Quick Note about Rookies

October 17, 2018
                                              Quick Note About Rookies

 

              This is just a little note from a longer study that I just started.  It is a study of rookies, and I am using a "Game Equivalents" score for playing time, game equivalents based on both games played and plate appearances.  The surprise discovery was that, of the 25 highest playing times score ever for rookie players, an astonishing 12 of the 25 are from the years 1961 to 1966.   Jake Wood, 1961, is number 1 (162 games, 731 plate appearances as a rookie).  Chuck Schilling, 1961 is number 3, Tony Oliva, 1964 is number 6, Rich Rollins, 1962 is number 7, Dick Allen, 1964 is number 8, Ken Hubbs, 1962 is number 9, Dick Howser, 1961 is number 12.  Others are Tom Tresh, 1962, Joe Morgan, 1965, George Scott, 1966, Tommie Agee, 1966, and Pete Rose, 1963.  (The standard is whether we would consider the player a rookie NOW and by the playing time standard only, not whether they were considered a rookie THEN and by the days-on-the-roster standard.  I think Rollins in ’62 was not considered a rookie at the time.) 

              Obviously expansion and the lengthened schedule influenced this, but we have been playing the lengthened schedule since 1961.  Dominant attitudes about playing rookies every day apparently changed about 1967.  

 
 

COMMENTS (19 Comments, most recent shown first)

MarisFan61
P.S. ( re 337) I looked back at the Times article to see if there was any reference or at least murmur about the assassination. There isn't, and there's this thing that we could call ironic or head-shaking or just understandable.

After the 3-paragraph account of Mantle's play, the next paragraph begins with the sentence:

"All of this was incidental, of course."

Well yes. The assassination had been 2 days before.
As I was re-reading the article (I hadn't gone on to that pgph before, and hadn't thought of what else was going on at that time), my immediate thought was, there's going to be some reference to the assassination, if just vaguely, like referring to something like "national events" or "events outside of sports." But no -- it was just that the Angel hitters had a big game, so the Yanks lost.
11:45 AM Oct 21st
 
MarisFan61
337: That's probably why I had no awareness whatsoever about that game.
11:32 AM Oct 21st
 
337
June 7, 1968 (RFK just assassinated, btw)--8th inning: https://www.baseball-reference.com/boxes/NYA/NYA196806072.shtml

Cal 8, Yankees 4, Mantle hits 2-run homer.
7:12 AM Oct 21st
 
MarisFan61
.....In case anyone's still looking (or even if you're not)....

About "Buck" Rodgers: I was curious to try to find out when he started being known as Buck. As I mentioned, at the start of his career he seemed just to be called Bob, and really I never noticed his being called Buck till much later. Since baseball-ref.com lists him as Buck in the '62 Rookie of the Year vote (plus that they call him Buck on his "player page") I figured he must have started to be commonly called Buck pretty early in his career.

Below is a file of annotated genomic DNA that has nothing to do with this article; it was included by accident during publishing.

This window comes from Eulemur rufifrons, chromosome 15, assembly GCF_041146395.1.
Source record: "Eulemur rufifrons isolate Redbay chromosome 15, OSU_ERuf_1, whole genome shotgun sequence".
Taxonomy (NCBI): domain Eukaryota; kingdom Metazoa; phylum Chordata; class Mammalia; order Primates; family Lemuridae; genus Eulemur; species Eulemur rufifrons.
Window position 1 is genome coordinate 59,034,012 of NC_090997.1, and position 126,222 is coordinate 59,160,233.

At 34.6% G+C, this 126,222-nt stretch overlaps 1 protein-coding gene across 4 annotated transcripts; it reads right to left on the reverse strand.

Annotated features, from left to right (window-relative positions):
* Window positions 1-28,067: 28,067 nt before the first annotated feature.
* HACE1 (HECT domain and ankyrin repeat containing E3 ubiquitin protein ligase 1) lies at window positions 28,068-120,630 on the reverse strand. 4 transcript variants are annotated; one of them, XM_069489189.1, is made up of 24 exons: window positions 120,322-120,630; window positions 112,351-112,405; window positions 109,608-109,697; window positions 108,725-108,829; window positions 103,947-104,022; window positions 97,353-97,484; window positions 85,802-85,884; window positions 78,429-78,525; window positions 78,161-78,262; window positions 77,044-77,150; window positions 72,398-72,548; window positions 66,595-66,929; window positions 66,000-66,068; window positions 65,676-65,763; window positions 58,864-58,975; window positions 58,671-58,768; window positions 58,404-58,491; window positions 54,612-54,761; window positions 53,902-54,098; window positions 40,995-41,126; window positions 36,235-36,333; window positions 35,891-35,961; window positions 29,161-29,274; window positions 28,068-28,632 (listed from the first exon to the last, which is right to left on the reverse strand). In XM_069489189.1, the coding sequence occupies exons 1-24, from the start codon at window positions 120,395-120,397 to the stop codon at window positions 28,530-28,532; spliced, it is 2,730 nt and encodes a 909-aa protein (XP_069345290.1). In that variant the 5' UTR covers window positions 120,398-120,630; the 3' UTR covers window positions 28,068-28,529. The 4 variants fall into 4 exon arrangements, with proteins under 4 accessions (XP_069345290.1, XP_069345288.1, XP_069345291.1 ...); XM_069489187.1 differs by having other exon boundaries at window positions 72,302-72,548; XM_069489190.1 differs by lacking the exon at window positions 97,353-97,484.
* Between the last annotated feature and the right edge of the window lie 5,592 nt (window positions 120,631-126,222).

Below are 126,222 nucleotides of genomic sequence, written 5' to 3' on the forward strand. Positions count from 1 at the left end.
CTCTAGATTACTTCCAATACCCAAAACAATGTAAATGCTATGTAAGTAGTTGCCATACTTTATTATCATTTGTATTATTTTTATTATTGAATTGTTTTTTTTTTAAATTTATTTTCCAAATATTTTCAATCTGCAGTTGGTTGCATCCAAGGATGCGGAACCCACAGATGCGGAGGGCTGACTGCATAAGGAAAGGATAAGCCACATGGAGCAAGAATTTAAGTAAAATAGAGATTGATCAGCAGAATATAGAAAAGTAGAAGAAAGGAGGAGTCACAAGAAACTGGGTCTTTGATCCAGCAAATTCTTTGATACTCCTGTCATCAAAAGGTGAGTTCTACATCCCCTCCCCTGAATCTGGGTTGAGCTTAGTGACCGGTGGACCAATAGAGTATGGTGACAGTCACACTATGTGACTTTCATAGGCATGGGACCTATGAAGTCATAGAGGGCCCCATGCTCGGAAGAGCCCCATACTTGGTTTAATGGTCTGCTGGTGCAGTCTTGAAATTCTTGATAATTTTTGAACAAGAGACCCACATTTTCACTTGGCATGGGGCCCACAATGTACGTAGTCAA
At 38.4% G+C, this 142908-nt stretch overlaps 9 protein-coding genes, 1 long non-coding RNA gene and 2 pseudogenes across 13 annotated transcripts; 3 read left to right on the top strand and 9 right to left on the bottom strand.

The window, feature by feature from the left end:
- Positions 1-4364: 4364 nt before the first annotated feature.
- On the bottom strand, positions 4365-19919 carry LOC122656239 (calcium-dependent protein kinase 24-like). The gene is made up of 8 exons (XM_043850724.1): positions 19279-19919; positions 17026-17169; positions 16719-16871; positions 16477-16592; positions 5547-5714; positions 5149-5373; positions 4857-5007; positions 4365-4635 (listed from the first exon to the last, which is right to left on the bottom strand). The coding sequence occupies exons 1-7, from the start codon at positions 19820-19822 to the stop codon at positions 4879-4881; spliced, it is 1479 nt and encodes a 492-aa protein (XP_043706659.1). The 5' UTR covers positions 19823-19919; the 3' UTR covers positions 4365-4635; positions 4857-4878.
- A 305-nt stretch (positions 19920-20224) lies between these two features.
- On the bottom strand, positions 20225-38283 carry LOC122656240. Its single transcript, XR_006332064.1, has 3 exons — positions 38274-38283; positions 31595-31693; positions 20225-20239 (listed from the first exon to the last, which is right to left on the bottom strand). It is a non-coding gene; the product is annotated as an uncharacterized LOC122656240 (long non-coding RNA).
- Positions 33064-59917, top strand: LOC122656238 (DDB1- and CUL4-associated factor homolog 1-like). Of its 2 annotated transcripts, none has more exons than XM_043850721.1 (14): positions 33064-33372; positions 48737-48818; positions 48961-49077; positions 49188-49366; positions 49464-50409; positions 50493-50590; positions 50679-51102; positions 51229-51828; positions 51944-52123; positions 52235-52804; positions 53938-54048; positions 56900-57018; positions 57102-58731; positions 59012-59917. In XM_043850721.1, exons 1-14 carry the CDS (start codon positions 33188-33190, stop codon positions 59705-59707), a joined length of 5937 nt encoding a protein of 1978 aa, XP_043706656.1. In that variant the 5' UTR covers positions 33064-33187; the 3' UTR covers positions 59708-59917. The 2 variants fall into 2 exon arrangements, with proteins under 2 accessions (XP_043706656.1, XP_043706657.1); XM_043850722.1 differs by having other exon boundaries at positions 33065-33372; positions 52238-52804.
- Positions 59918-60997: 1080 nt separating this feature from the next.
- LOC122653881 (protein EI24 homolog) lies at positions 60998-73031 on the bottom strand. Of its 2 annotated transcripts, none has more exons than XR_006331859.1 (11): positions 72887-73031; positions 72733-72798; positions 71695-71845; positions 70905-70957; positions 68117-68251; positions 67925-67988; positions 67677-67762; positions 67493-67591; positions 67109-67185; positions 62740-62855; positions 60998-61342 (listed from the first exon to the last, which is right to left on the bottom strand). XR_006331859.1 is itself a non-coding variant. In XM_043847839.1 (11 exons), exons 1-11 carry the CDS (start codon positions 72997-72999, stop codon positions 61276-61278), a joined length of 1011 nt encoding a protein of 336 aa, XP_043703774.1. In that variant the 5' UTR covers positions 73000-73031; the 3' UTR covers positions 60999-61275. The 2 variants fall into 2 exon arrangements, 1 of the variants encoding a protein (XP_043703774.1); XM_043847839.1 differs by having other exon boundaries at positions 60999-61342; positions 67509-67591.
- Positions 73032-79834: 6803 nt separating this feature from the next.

Maybe he was, but at least from how the New York Times saw it, he was never "Buck" during his playing career. There are many mentions of him during his playing career and thereafter, when he was coaching and managing in the minors, always as Bob, until 1980, when he started sometimes being called Buck, but mostly still Bob, and when they said Buck, it was usually like this:
Bob (Buck) Rodgers

In case you'd like to know.
(I did.) :-)

-------------------------------

Unrelated, but a thing perhaps of interest that I came across while doing this:

Mantle late in his career of course wasn't a great defensive player, but evidently he had some real good moments, which I didn't remember. I do think of him as a "smart" fielder, or at least with good instincts, like in that play in the 9th inning of the last game of the '60 World Series (although some have actually criticized what he did since the film came out).

Here's a play from June 1968, as described by the Times, Mantle playing 1B.
(written by Leonard Koppett, a prominent and good (IMO) sportswriter although, as Bill once told us on Hey Bill, he apparently became somewhat of a jerk in his later years)

Mantle made a play in the 8th inning that was spectacularly rare. Jim Fregosi...was on 3rd and Roger Repoz...on 1st, when Mincher bounced to Mantle, wide of 1st base, with nobody out.
Mantle started to throw home, but saw that Fregosi had stopped halfway between 3rd and the plate. Mantle started to move toward him, and, as Fregosi stood still, hoping to give the other two runners time to reach 3rd and 2nd, Mantle ran right at him. Finally forced to break back toward 3rd, Fregosi was chased just the right amount before Mickey flipped the ball to [Bobby] Cox, who quickly tagged Fregosi as the runner changed direction.
But Mantle, having given the ball to Cox, kept right on going in the same direction to 3rd. He took a return toss from Cox in time to tag Repoz sliding in. Thus Mantle, once a minor league shortstop and a center fielder for most of his career, wound up as a first baseman completing a double play at 3rd base.